Sharing a commitment to the sick and disadvantaged, she and her husband secured WPA funds and strong support from President Roosevelt to build a hospital in New Mexico for children with polio. When it opened in 1938, the Carrie Tingley Hospital for Crippled Children was a state-of-the-art facility.
Carrie Wooster was born in Bowling Green, Ohio, on May 20, 1877, to a wealthy family. Diagnosed with tuberculosis, which had stricken her father, she traveled to the southwest in 1911 with her mother. Intending to reach Arizona, mother and daughter left the train in Albuquerque when Wooster became too sick to travel farther. Wooster’s fiancé, Clyde Tingley, joined them soon after.
Once she recovered from her illness, the couple married on April 21, 1911. Over time, they became prominent citizens of Albuquerque, engaged in so many civic works that Clyde Tingley became known as the unofficial mayor of the city. He continued his interests through politics, successfully running for governor in 1935.
With the Depression causing economic hardship in New Mexico, Governor Tingley became a strong proponent for New Mexico on a federal level, lobbying successfully to receive federal funds through the Works Progress Administration and other Depression-era projects for the state. These funds enabled construction of new schools, public buildings, highways, and parks. As work progressed, Governor Tingley formed a relationship with President Roosevelt, and the two met and corresponded on projects often.
Clyde and Carrie Tingley shared a commitment to the sick and disadvantaged, particularly children with disabilities. President Roosevelt, himself a victim of polio, similarly believed the government should take an active role in creating facilities for the care of children with paralysis.
Using WPA funds and with strong support from Roosevelt, Governor Tingley set out to build such a hospital in New Mexico, primarily to serve children stricken with polio. A site was selected in the town of Hot Springs, now Truth or Consequences, in part to take advantage of the natural geothermal waters in the town. According to lawyer and historian William A. Keleher:
“Although Tingley was enthusiastic about the proposed hospital project, the credit for the establishment of such an institution really belonged to the Governor’s wife, who had been a frequent visitor at St. Anthony’s Hospital in Las Vegas, New Mexico, a pioneer in the treatment of infantile paralysis. Impressed with the need for such facilities in New Mexico, Mrs. Tingley persuaded the Governor to ask for help in Washington. President Roosevelt promised Tingley that not only would he help him obtain funds for such a project but would get for him without cost the services of the architects who had designed the hospital at the Georgia Warm Springs Foundation where the President had been a patient, and had established his “little White House.” (Keleher 2008)
When it opened in 1938, the Carrie Tingley Hospital for Crippled Children was a state-of-the-art facility. Historian David Kramer describes the hospital layout and grounds:
“Three wings with sleeping quarters, a dining room, therapy rooms, a pool and terraces were all on a single floor with only nurses quarters occupying a second floor. The complex employed what was then termed the Spanish Colonial Style… Surrounding the complex were spacious lawns. Evergreens, poplars, and shrubs lined a long U-shaped driveway as well as flanked the complex, and informal groves were located randomly about the lawns, giving the grounds the appearance of an oasis set amidst the creosote and cactus of the Upper Chihuahua Desert.” (Kramer 1994)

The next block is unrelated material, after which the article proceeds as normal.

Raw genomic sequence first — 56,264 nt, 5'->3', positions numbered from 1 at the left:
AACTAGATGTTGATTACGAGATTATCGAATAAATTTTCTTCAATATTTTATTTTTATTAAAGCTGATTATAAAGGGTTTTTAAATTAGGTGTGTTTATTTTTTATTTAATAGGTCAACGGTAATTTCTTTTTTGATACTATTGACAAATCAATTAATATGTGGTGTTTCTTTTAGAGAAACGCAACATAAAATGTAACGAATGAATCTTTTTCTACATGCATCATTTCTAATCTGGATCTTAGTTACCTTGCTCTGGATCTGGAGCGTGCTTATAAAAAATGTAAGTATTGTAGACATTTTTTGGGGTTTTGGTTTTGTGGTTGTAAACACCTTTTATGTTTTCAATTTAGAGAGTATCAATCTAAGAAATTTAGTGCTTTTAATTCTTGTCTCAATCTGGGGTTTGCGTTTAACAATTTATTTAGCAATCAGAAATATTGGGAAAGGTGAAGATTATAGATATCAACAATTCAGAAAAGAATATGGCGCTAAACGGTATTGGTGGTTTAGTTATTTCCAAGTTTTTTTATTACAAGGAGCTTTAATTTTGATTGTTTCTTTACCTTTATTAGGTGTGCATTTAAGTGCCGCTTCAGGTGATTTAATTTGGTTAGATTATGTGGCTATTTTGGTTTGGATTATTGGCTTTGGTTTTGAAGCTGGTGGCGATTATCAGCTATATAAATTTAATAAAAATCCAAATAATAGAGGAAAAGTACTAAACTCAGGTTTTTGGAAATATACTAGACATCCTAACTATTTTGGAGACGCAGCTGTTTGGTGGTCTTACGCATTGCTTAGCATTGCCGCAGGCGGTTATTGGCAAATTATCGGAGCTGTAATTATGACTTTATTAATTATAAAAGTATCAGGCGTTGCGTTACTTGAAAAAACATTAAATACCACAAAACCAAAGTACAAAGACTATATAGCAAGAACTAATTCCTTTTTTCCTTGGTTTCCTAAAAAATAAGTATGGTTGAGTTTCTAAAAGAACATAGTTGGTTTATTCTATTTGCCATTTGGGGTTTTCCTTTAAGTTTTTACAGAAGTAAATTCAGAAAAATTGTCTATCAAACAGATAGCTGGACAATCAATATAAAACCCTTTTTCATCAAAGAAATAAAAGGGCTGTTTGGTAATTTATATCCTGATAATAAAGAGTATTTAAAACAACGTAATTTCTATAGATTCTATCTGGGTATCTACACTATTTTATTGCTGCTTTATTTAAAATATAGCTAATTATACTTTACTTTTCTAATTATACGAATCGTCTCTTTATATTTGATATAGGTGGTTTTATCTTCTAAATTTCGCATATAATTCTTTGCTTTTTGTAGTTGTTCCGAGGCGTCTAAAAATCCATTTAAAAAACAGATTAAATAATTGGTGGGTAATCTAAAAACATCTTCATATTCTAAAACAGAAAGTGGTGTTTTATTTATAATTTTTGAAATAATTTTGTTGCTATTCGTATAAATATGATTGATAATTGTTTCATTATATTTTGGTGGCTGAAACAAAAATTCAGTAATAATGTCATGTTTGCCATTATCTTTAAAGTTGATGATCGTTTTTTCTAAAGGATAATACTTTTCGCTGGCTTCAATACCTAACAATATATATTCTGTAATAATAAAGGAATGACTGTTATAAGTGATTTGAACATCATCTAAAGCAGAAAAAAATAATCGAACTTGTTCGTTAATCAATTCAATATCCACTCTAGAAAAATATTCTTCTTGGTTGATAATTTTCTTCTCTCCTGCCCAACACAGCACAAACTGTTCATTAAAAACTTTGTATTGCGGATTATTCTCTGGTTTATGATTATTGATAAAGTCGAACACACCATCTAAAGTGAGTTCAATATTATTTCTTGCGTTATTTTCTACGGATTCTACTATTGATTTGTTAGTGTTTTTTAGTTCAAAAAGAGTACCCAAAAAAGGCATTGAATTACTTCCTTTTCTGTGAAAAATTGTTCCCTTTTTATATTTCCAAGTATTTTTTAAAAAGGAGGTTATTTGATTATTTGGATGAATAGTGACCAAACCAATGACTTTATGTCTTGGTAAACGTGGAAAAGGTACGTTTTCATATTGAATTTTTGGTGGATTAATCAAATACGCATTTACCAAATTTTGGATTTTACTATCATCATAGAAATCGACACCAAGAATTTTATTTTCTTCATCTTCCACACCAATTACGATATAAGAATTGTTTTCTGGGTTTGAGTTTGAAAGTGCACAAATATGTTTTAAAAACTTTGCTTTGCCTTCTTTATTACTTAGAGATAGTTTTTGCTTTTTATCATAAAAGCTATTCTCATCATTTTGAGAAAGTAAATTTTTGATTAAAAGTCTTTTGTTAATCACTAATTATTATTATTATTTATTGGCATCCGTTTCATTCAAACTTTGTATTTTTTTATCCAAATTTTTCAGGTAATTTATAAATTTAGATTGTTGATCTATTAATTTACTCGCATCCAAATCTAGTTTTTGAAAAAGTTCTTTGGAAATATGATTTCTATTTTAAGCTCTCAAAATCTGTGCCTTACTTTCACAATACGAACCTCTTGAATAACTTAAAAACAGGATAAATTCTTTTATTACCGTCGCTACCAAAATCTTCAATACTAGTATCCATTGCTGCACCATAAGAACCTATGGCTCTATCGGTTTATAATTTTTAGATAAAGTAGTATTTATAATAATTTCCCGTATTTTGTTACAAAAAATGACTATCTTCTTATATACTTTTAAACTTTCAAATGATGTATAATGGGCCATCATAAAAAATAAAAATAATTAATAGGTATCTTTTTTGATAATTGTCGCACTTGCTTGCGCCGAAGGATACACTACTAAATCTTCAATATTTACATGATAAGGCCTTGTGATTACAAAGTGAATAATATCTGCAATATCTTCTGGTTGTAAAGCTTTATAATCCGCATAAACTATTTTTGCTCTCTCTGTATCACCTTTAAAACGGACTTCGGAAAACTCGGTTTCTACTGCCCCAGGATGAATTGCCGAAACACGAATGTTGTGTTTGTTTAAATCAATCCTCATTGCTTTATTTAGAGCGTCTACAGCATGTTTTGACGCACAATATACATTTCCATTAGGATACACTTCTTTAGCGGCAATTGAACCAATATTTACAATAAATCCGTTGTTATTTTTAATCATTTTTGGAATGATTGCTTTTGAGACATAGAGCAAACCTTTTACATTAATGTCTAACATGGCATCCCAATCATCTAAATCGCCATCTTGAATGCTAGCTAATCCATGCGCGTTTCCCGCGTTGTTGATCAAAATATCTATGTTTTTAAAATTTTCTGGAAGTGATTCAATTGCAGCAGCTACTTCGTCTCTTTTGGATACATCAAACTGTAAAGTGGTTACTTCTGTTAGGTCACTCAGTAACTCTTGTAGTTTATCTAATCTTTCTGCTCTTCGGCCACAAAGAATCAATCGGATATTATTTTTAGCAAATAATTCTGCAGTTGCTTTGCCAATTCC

Carrie Tingley made many visits to the children at the hospital and brought them toys around the holidays.
In 1981, much to the consternation of residents of Truth or Consequences, the operations of the hospital were moved to Albuquerque. It remains in operations under the name Carrie Tingley Hospital on the campus of the University of New Mexico, part of the UNM Hospital System, and is the only hospital in the state dedicated to the needs of “children and adolescents with complex musculoskeletal and orthopaedic conditions, rehabilitation needs, developmental issues and long-term physical disabilities.” (Carrie Tingley Hospital website)
The former hospital building in Truth or Consequences today serves as the New Mexico State Veterans’ Home under the administration of the New Mexico Department of Health.
Carrie Tingley died in Albuquerque on November 6, 1961, age 84. In her will, she left a large portion of her estate to charitable institutions.
On August 16, 2012, Governor Susana Martinez proclaimed September 2012 “Carrie Tingley Hospital 75th Anniversary Month.”
Museum displays, Geronimo Springs Museum, Truth or Consequences. Visited May 2014.
Carrie Tingley Hospital website, accessed May 10, 2014. http://hospitals.unm.edu/hospitals/unmcth.shtml
Kalloch, Eunice and Ruth K. Hall. The First Ladies of New Mexico. Santa Fe, NM: The Lightning Tree, 1982.
Keleher, William A. Memoirs: Episodes in New Mexico History, 1892-1969. Santa Fe, NM: Sunstone Press, 2008.
Kramer, David, Ph.D. The Historic and Architectural Resources of the New Deal in New Mexico. Santa Fe, NM: New Mexico Historic Preservation Division, June 1994.
Melzer, Richard, Ph.D. Buried Treasures: Famous and Unusual Gravesites in New Mexico History. Santa Fe, NM: Sunstone Press, 2007.